Nonprofit aims to register all Wayne County kids for free books
Leaders of an organization providing free books to preschoolers are “really excited” about a new possibility of partial state funding.
Every Child Can Read (ECCR) has provided no-cost books to more than 5,300 Wayne County children since 2014.
The Richmond-based nonprofit has more than doubled the number of preschoolers it has served since the end of 2018.
Half of Wayne County’s approximately 4,000 children ages 0 to 5 receive a book mailed monthly to their home through Dolly Parton’s Imagination Library. All the county’s children are eligible, regardless of family income.
Although the music legend’s nonprofit coordinates book distribution, ECCR pays approximately $25 per child per year for the service.
Indiana lawmakers are considering Senate Bill 340 that would make all Hoosier kids younger than 5 eligible for Imagination Library. State Sen. Jeff Raatz (R-Richmond) is one of the bill’s authors.
The state library would administer the program, rather than rely on local affiliates such as ECCR to organize and fully fund the program for their county.
Many states sponsoring Imagination Library provide half of the required funding, and local affiliates raise the remainder. The current bill indicates Indiana would follow that pattern.
ECCR currently spends $58,000 each year to mail books to Wayne County’s participants.
ECCR staff member Jackie Scott oversees Imagination Library as part of her duties as K-Ready program coordinator. The organization aims to prepare the county’s youngest residents for kindergarten and make sure they can read proficiently by third grade.
Scott said mailing the books is beneficial for several reasons. Kids enjoy getting mail, adding to their excitement about books. And, their families might struggle to regularly visit libraries because of scheduling, transportation difficulties or being focused on providing basic needs.
“It’s definitely a win-win situation,” Scott said of the ongoing home deliveries.
ECCR is “blessed” to have residents who’ve believed in Imagination Library’s mission and donated over the past decade, but state support would be a “big relief,” Scott said.
If ECCR could focus on growing its Imagination Library program and maintaining current fundraising, Scott believes they could be much closer to registering all Wayne County children for free books.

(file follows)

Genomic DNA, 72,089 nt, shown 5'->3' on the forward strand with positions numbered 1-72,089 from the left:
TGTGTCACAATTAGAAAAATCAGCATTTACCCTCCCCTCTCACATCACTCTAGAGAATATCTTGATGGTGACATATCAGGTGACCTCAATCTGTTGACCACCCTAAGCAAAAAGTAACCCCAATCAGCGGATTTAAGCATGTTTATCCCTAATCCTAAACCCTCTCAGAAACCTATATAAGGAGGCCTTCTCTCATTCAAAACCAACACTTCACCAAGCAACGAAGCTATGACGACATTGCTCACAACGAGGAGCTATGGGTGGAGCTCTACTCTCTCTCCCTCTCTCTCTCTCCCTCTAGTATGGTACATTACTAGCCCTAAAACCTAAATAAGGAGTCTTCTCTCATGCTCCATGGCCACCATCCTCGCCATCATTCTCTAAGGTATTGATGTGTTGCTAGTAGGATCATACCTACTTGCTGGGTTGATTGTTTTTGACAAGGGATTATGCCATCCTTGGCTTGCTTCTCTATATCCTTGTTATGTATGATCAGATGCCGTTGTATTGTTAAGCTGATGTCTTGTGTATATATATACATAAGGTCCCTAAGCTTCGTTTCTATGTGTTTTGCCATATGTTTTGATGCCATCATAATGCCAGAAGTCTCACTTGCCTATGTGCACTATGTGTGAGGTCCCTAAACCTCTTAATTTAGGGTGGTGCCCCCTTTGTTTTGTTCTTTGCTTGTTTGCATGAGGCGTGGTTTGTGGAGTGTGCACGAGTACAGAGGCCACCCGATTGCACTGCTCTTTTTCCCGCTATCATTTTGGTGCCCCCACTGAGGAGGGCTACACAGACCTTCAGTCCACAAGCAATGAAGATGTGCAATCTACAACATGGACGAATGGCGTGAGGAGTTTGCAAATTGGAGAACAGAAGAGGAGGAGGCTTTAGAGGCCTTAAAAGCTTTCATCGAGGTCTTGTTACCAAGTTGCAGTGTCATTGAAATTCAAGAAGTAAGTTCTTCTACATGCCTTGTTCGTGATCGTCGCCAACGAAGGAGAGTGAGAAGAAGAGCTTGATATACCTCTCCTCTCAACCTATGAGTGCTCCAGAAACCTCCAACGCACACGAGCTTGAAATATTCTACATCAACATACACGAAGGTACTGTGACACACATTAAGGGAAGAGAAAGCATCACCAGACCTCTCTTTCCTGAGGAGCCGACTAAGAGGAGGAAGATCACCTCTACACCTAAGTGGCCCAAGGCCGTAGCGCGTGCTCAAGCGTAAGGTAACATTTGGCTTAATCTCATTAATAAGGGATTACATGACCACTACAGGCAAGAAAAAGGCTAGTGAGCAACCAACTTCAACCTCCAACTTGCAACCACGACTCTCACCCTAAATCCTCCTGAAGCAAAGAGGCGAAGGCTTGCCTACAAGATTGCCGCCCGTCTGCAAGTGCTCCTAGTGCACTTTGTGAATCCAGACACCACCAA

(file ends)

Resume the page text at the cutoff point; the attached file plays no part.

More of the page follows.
Ohio began offering the program statewide about a year ago, Scott said, and now has more than 40 percent of eligible children enrolled.
Without similar financial support, about 14 percent of Hoosier kids are currently enrolled in Imagination Library. To sign up, Indiana kids must live in a county that has a sponsor. Neighboring Fayette County isn’t a participant.
“There’s a lot of room to grow the program,” Scott said.
After an early surge in enrollment, Wayne County’s Imagination Library enrollment has stabilized as children age out. More than 2,100 local kids have graduated upon turning 5.
Since 2020, ECCR has enrolled all Wayne County babies born at Reid Health, including babies who live in surrounding counties where Imagination Library is available.
ECCR staff set up displays at various community events and continually look for other avenues where they can find the county’s remaining unserved children.
In 2022, ECCR distributed a total of 35,469 books to children through Imagination Library and its other outreach efforts. Those include Rx for Reading at primary care well-child visits, the summer Bookmobile, Wayne County preschools and daycares, and Books at Birth.
Each summer, ECCR distributes a library to each participant of its The Reading Academy (previously called Third Grade Academy). In 2022, 150 second- and third-graders received an intensive month of instruction and social-emotional lessons that aimed to cultivate their love of reading.
ECCR also has started offering school-year tutoring at Boys & Girls Clubs of Wayne County and Girls Inc.
Within the last year, ECCR has added former Richmond Community Schools teacher Jennifer Wesler to its staff. She focuses on programming for grades K-3, such as helping local schools with literacy nights, testing and improving communication about Reading Academy with area teachers.
By the numbers
As of January, about half of Wayne County’s approximately 4,000 children ages 0 to 5 are registered in Dolly Parton’s Imagination Library. A free book is mailed to their home monthly.
Families can register at everychildcanread.org.
Nearly 200 million books have been given to 2.3 million kids so far.
Here’s local enrollment by town:
- RICHMOND: 1,428
- CENTERVILLE: 192
- CAMBRIDGE CITY: 135
- HAGERSTOWN: 92
- FOUNTAIN CITY: 78
- GREENS FORK: 49
- WILLIAMSBURG: 47
- ECONOMY: 26
- DUBLIN: 22
- PERSHING: 10
- MILTON: 7
- WEBSTER: 6
- BOSTON: 4